They’re everywhere these days, but it’s possible that the Hawkinson family was one that inspired the license plates that read: A House Divided.
Back in McPherson, where junior offensive lineman Tanner Hawkinson grew up, his house — and ancestry, really — clearly defined the line between Jayhawks and Wildcats. His mother, Kathy, and nearly all of her relatives were Kansas University people. His father, Griff, came from Kansas State blood.
As the two schools prepare to tangle at 11 a.m. Saturday for the annual Sunflower Showdown at Memorial Stadium, many memories have come rushing back at the Hawkinson house.
Although Tanner and his three siblings leaned toward and ultimately attended KU, his father’s influence was a factor.
“I remember growing up, he took me and my brother to a couple K-State games,” Hawkinson said. “But my mom’s side was pretty much all KU, so he was a little outnumbered.”
That’s what made it weird when K-State was the first school to contact Hawkinson about playing college football. At the time, Griff secretly hoped that the early interest from his alma mater might be enough to sway his son. But he wasn’t optimistic.
“I knew from the beginning that, if he had an opportunity, which none of us really anticipated, he’d probably end up at KU,” Griff said. “At that point, whatever he wanted to do was fine.”
So fine, in fact, that Griff drove Hawkinson to Lawrence for camps throughout high school. It was on one of those father-son road trips, the summer before Hawkinson’s senior year at McPherson High, that he broke the news to his dad. He was going to be a Jayhawk.
Griff has come to terms with his son’s standing as one of KU’s best and most experienced players. He has learned to embrace it, even though, as he says, he has yet to wave the wheat.
“I’m actually wearing blue to the games,” Griff said. “I actually have worn some apparel that says Kansas on the front, which was hard to come by the first couple of years. And, during this game, yes, I will always cheer for the Jayhawks as long as Tanner’s playing. I cheer as hard as I can. I pull for them as best as I can, but I’m still a Wildcat at heart.”
As far as the rest of the family’s concerned, that’s good enough.
“As a family, we tried not to play the rivalry up,” Kathy said. “But it’s definitely been a thrill to see Tanner at KU because there’s an awful lot of tradition involved.”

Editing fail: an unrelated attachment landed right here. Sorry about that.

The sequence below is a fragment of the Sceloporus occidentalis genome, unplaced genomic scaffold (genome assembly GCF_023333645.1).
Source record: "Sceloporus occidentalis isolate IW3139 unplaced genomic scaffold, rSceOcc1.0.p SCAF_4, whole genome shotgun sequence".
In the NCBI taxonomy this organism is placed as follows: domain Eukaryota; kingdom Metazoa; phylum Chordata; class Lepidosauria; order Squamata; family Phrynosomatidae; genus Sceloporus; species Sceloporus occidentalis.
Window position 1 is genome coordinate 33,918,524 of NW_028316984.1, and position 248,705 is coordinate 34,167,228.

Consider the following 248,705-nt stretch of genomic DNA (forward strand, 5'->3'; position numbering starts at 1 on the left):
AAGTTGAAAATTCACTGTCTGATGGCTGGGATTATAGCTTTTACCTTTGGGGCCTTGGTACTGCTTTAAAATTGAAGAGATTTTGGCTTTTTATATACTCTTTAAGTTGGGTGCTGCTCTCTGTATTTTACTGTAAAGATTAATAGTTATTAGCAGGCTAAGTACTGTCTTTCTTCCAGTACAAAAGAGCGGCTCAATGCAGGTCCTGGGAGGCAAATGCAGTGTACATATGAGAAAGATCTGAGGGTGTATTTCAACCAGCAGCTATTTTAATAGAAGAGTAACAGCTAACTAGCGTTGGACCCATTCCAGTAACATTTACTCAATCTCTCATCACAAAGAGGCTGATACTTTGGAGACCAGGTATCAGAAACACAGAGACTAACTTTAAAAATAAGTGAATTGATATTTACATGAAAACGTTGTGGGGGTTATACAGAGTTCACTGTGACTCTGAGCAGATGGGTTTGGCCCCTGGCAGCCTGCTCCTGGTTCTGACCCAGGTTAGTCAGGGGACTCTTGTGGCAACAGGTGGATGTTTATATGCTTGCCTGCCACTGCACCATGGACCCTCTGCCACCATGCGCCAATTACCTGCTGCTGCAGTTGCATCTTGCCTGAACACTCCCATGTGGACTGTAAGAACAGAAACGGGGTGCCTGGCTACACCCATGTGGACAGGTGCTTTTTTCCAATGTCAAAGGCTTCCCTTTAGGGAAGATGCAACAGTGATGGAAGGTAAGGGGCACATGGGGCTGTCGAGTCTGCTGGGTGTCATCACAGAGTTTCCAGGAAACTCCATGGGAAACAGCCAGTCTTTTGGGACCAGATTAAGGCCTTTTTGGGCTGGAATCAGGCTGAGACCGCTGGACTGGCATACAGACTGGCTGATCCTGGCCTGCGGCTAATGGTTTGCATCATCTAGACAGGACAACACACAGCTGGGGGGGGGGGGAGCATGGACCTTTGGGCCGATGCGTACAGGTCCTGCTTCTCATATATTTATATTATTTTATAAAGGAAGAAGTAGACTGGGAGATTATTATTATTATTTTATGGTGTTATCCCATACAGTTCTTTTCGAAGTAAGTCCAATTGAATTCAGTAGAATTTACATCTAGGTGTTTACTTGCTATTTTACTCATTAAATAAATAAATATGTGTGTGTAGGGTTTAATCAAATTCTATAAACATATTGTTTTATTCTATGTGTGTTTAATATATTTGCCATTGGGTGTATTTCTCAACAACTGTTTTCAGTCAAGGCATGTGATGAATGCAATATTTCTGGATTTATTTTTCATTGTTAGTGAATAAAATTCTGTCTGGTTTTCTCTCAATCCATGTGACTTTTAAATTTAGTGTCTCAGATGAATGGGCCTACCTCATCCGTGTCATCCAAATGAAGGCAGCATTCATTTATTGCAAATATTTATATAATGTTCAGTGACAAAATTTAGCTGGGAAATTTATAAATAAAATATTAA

Strike up the band
As if preparing offensive and defensive game plans doesn’t take enough time, KSU coach Bill Snyder has made sure to focus on one extra detail during this week’s practice.
While working out his team at Snyder Family Stadium, the veteran KSU coach has instructed school officials to blare the KU fight song repeatedly throughout practice. While the tune probably made most Wildcats a little queasy, at least one saw the move for its intended purpose.
“It will help us get accustomed to what Memorial Stadium is like and what it sounds like when everybody is in full swing playing the KU fight song and chant,” KSU lineman B.J. Finney said. “It is just a mental preparation for us.”
“It’s a rivalry game (and that) gets the blood flowing, gives us some extra motivation,” junior tight end Travis Tannahill said of hearing the KU fight song. “Coach is just giving us a little more to get us going. The song wasn’t on for long. We need it to practice our audibles and center snaps, so it really does help get us ready for Saturday.”
Gill on Klein
KU coach Turner Gill said Tuesday that weeks such as this were the type that get him fired up enough to want to put on a uniform.
But while Gill was known at Nebraska as an elite running quarterback, he’ll have to leave the rushing to K-State’s Collin Klein this week, who leads the Wildcats with 578 yards and 10 touchdowns. The yardage total ranks fourth in the Big 12. The touchdowns are the most by a Big 12 player so far this season. The combination, along with 739 yards and seven touchdowns through the air, have earned Gill’s respect.
“Collin Klein is definitely a good runner,” Gill said. “He’s big and strong. He’s probably faster than what you’d think to look at him. It doesn’t look like he’s moving, but he’s moving. He’s also powerful. He can run over you, and he can do a lot of good things. You’ve got to stop the run first. That’s what they do.”
The current rosters for each school reveal that Kansas State has more than twice as many players from Kansas on its roster. Including walk-ons, K-State suits 52 players from the Sunflower State, while KU rolls out just 24 Kansans.
Some are former high school teammates. KU’s Adonis Saunders, Victor Simmons and Kevin Young teamed with K-State’s Tre Walker at Olathe North High. It’s that kind of bond, among other factors, that makes the rivalry special
“I actually received a call from Tre last night, asking me if I was ready,” Simmons said Tuesday. “We’re not gonna do any trash-talking to each other yet, but it’s all out of love.
Tharp now questionable
The only change on the injury front for KU on Wednesday involved sophomore linebacker Huldon Tharp, who is questionable for Saturday because of a rib injury. Also questionable are safety Keeston Terry and center Jeremiah Hatch. Gill said Hatch’s availability was likely to be decided on Saturday. Senior running back Rell Lewis remains out, and red-shirt freshman tailback Brandon Bourbon is expected to return.